Guest Post By Jennifer Riner, Trulia
In the last year, the share of starter and trade-up listings in the U.S. dropped to 45.8 percent from a prior 46.5 percent of all listings. Meanwhile, searches for starter and trade-up listings jumped to 60.5 percent from 55.6 percent. But, premium home buyers are in a different boat; there are more luxury homes for sale yet fewer searches since last year. The gap between demand and inventory is widening and, most often, affecting home buyers in need of affordability and broader options the most.
San Francisco entry-level home buyers are all-too-familiar with tight market conditions, fierce competition, and annual price increases. But, there is light at the end of the tunnel.
Fall is the Season for First-Time Home Buyers
Contrary to popular belief, spring isn’t always the best time to buy a home. Seventy percent of all metros see peak annual starter home inventory in the fall. San Francisco ranks among the top 10 cities for real estate seasonality in both entry-level home price and inventory fluctuations. The City by the Bay has 33.7 percent more entry-level listings in the fourth quarter of the year compared to the first quarter.
Entry-level home buyers looking at San Francisco real estate may also save more by starting their home searches now. Because inventory peaks in the fourth quarter, home prices tend to dip once the market adjusts. In the first quarter, San Francisco home prices are 8.7 percent lower compared to the summer season. Assuming the average home search takes at least a few months with a 45-day close, preparing now puts many first-time home buyers on schedule for landing their first home in winter when starter home prices dive.
Neighborhoods to Consider
Although first-time home buyers can save more money by timing their home searches well, location savviness is still a must. Finding an entry-level home in one of the Bay Area’s well-established neighborhoods is less likely, even in the beginning of the year when prices lean lower. Searching in an up-and-coming location is an easier path to homeownership at any point in time. Should home values in that neighborhood rise, the return on investment potential is even more alluring.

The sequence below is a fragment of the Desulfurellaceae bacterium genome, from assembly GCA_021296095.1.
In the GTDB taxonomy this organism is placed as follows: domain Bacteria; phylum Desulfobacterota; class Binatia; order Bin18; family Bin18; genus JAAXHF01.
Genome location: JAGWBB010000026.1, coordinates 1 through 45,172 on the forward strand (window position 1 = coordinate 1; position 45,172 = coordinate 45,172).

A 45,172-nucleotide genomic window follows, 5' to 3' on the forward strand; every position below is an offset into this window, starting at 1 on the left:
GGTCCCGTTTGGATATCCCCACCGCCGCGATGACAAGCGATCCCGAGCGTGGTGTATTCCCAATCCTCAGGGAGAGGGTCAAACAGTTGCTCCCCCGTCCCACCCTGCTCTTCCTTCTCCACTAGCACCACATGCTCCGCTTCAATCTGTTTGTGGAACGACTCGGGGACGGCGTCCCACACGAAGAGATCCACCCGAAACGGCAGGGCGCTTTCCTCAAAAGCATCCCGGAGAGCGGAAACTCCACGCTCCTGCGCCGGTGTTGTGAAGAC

For most U.S. metros, it’s cheaper to buy a home than it is to rent one. San Francisco has some of the slimmest margins at 8 percent (still in favor of homeownership), but a few neighborhoods see more drastic cost discrepancies that paint home buying as a clear winner. Take Portola, a community sandwiched between Bernal Heights and Vistacion Valley. When averaged out over time, the cost of Portola homes for sale come 26 percent cheaper than Portola rentals. The rent vs. buy cost disparity is based on a current median rent of $4,000 per month and a median home price of $960,000. In Bayview, where the median rent is a softer $3,900 per month and the median price of Bayview homes for sale is $840,000, buying is 33 percent cheaper. Purchasing Outer Sunset real estate also offers financial advantages. The median home price is $1.1 million and the median rent is $4,000 per month, making homeownership around 15 percent cheaper with all costs considered.
Keep in mind, lower home prices come with trade-offs. Commute times are longer and more tedious while local amenities like restaurants and shops tend to be scarce. But, as the area develops, the hope is that neighborhood attractions closer to the urban core expand to locations nearest you, boosting your home’s value in the process.
To learn more about the benefits of house hunting this fall and begin your starter home search in San Francisco, contact the JacksonFuller team today.